Long Island Patient Brokering Attorney
As the nation and the state of New York continue to be roiled by the opioid epidemic, patient brokering in the drug rehabilitation industry has become an epidemic of its own. Patient brokering occurs when “brokers” receive payment from substance abuse treatment facilities, recovery homes and/or labs in exchange for steering patients to these establishments. If you have been accused of patient brokering or conspiracy to commit patient brokering, it is crucial to consult an experienced criminal defense attorney.
Barket Epstein defends clients who have been charged with patient brokering throughout Long Island and the greater New York area. Well-versed in the applicable laws and court decisions governing patient brokering cases, we have the knowledge and skills that are necessary to protect your freedom. When you become our client, we will take the time to explain all your rights and choose the best line of defense.
What is patient brokering?
Patient brokering occurs when a drug rehabilitation facility or recovery home pays a third party for bringing patients to the facility. Although patients are led to believe they are being referred by a legitimate party, patient brokers and addiction treatment centers that rely on them are concerned about profits, rather than treating patients.
Patient brokering is common in the drug rehabilitation industry because patients and families are vulnerable and often don’t know where to find help. At the same time, rehabilitation programs are often underfunded and operators of drug treatment facilities often cut corners rather than develop successful outreach strategies to generate leads and referrals. The typical patient brokering scenario involves an arrangement between substance abuse treatment facility whereby on drug rehab center pays another a significant amount of money to refer patients for treatment and testing.
In some cases, the scheme might involve a network of recovery halfway houses, addiction treatment centers, and the patients. The treatment center will offer the halfway house money to refer residents recovering from substance abuse to the treatment facility for treatment and testing, then charge insurance companies, resulting in payouts of millions of dollars. At times, patient brokers target substance abusers directly, offering them money, free plane tickets, assistance with rent, or other incentives as an inducement to seek treatment at a particular facility or testing at a specific lab. These incentives may add up to several hundred dollars a week.
Finally, patient brokering often directly involves labs because the urine and blood specimens of substance abusers can be worth millions of dollars to lab operators, treatment centers and halfway houses. Labs pay treatment facilities to refer patients because insurance companies typically pay significant sums of money for every urine test the lab administers.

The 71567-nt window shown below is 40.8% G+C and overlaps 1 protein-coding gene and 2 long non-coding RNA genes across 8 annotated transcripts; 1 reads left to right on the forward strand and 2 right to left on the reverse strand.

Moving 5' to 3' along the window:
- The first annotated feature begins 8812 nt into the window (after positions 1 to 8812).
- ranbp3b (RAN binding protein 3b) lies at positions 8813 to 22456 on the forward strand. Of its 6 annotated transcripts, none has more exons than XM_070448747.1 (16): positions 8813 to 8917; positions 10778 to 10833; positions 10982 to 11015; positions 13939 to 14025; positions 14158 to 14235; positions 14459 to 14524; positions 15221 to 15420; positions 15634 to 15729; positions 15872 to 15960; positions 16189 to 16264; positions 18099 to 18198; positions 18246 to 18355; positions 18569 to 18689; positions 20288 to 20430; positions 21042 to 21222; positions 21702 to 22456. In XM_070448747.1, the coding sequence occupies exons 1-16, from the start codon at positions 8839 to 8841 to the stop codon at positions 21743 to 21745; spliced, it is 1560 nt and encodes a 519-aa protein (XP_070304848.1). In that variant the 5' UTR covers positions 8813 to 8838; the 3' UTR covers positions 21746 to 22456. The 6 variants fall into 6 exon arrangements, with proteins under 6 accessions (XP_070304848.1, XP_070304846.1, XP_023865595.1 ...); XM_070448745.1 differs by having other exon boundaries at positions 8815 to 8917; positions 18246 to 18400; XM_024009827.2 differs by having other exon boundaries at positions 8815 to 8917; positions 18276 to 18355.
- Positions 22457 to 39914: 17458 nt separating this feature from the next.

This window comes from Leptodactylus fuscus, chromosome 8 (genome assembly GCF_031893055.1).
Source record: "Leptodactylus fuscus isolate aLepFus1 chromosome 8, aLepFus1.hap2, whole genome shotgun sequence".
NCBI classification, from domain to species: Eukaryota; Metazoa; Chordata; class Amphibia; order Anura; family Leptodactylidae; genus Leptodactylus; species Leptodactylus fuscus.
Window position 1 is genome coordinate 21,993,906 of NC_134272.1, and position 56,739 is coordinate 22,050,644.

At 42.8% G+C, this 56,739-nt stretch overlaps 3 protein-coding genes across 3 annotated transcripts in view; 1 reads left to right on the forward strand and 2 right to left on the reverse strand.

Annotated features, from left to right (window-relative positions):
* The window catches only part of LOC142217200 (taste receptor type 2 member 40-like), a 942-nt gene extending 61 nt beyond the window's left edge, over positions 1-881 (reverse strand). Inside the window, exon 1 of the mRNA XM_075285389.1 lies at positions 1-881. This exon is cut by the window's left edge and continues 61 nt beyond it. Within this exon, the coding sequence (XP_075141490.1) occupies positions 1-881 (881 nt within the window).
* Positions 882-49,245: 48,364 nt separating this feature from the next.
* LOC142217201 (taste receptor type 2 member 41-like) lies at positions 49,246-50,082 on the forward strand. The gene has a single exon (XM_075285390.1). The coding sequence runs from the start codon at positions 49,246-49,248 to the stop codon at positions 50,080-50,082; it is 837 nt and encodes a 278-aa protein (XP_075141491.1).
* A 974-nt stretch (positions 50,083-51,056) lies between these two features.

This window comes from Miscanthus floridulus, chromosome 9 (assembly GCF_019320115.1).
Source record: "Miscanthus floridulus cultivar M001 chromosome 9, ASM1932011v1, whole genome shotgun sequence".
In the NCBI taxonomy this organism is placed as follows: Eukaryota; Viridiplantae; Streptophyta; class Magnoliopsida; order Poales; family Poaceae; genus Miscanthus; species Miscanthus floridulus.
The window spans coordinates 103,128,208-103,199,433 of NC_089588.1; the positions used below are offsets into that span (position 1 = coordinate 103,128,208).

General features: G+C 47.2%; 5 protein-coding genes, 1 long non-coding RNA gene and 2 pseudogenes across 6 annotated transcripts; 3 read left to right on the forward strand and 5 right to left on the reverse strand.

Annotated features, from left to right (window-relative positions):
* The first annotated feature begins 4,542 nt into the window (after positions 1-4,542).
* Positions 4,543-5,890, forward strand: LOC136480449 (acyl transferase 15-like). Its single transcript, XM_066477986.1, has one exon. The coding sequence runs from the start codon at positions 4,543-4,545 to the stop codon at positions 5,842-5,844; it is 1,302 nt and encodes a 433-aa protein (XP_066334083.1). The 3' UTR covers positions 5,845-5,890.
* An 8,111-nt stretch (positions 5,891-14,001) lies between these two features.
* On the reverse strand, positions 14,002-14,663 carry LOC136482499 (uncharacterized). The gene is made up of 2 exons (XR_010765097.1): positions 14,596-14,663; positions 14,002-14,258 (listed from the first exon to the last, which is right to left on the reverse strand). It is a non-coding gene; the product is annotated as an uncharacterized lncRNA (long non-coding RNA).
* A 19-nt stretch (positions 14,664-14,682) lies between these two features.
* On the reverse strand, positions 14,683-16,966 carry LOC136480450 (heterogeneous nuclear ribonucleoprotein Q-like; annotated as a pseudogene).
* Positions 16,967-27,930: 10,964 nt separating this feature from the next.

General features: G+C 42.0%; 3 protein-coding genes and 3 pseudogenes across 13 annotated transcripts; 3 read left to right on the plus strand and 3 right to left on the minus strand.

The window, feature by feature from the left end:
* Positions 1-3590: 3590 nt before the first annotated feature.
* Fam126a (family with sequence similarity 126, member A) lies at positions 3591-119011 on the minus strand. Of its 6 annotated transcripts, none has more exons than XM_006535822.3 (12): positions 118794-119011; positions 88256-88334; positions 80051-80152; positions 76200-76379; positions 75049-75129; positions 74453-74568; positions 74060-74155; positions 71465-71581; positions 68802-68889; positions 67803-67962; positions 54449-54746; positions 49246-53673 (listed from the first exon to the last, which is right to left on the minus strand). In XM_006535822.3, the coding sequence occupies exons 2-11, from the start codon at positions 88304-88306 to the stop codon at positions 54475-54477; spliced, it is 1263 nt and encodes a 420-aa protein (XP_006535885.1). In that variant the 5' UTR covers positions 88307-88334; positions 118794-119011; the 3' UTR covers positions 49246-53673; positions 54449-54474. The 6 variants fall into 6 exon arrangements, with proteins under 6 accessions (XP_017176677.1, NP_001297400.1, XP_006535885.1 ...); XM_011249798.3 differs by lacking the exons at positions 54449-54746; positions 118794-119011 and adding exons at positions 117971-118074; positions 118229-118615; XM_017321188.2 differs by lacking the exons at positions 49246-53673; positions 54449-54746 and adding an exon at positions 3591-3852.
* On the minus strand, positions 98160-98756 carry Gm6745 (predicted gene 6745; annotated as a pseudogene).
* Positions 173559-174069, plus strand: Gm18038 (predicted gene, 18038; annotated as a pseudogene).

Ultimately, patient brokering is profitable not only for the treatment facilities involved, but also for many of the insured individuals. Unfortunately, patients who are brokered to treatment centers may not necessarily receive the proper treatment and subsequently relapse, only to be brokered to another treatment facility.
What laws prohibit patient brokering?
The federal Eliminating Kickbacks in Recovery Act of 2018 (the Act) is designed to prevent patient brokering in treatment for substance abuse disorders. The act prohibits individuals from knowingly and willfully (1) soliciting or receiving remuneration in exchange for referring a patient to a recovery home, clinical treatment facility, or laboratory or (2) paying or offering remuneration to induce referral of an individual to a recovery home, clinical treatment facility or laboratory.
Unlike the federal Anti-Kickback Statute which only applies for federally supported government programs (e.g. Medicare, Medicaid), the Act applies to all payors, even where federal proceeds are not involved. The penalties for violations of the Act include imprisonment for up to 10 years and a fine up to $200,000. Moreover, the Act broadly defines facilities to include any entity or individual that provides addiction treatment and recovery services.
Currently, lawmakers in New York are also considering anti-patient brokering measures and the state Office of Alcoholism and Substance Abuse has launched a public awareness initiative to combat patient brokering. In the meantime, the harsh consequences of patient brokering under federal law makes having proper legal representation crucial.
Contact Our Long Island, New York Patient Brokering Attorney
If you have been charged with patient brokering, you face a lengthy prison sentence and severe financial penalties. Additionally, having a permanent criminal record can damage your reputation and interfere with employment and housing opportunities. When you consult Barker Epstein, you can trust us to provide you with aggressive legal representation and fight tirelessly to protect your rights. While our objective is to win an acquittal, we will carefully weigh the strength of the evidence against you and may recommend seeking a reduction of the charges and penalties instead. Don’t fight patient brokering charges alone. Contact our office today to set up a free consultation.